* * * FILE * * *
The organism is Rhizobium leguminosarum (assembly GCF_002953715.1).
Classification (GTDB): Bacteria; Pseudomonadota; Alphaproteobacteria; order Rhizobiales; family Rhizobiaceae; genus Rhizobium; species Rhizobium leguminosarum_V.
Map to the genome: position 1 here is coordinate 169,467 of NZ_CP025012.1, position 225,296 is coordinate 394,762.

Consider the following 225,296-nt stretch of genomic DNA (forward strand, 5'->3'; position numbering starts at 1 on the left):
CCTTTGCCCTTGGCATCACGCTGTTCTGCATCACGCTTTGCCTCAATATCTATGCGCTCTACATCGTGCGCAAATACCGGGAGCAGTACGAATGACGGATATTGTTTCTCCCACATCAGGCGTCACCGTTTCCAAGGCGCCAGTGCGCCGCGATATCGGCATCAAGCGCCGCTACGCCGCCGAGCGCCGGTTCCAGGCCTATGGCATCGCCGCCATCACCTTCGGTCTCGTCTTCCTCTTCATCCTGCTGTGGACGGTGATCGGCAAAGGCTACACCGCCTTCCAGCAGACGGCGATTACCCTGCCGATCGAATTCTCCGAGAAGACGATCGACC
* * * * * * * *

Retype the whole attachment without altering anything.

The organism is Rhizobium leguminosarum (assembly GCF_002953715.1).
Classification (GTDB): Bacteria; Pseudomonadota; Alphaproteobacteria; order Rhizobiales; family Rhizobiaceae; genus Rhizobium; species Rhizobium leguminosarum_V.
Map to the genome: position 1 here is coordinate 169,467 of NZ_CP025012.1, position 225,296 is coordinate 394,762.

Consider the following 225,296-nt stretch of genomic DNA (forward strand, 5'->3'; position numbering starts at 1 on the left):
CCTTTGCCCTTGGCATCACGCTGTTCTGCATCACGCTTTGCCTCAATATCTATGCGCTCTACATCGTGCGCAAATACCGGGAGCAGTACGAATGACGGATATTGTTTCTCCCACATCAGGCGTCACCGTTTCCAAGGCGCCAGTGCGCCGCGATATCGGCATCAAGCGCCGCTACGCCGCCGAGCGCCGGTTCCAGGCCTATGGCATCGCCGCCATCACCTTCGGTCTCGTCTTCCTCTTCATCCTGCTGTGGACGGTGATCGGCAAAGGCTACACCGCCTTCCAGCAGACGGCGATTACCCTGCCGATCGAATTCTCCGAGAAGACGATCGACC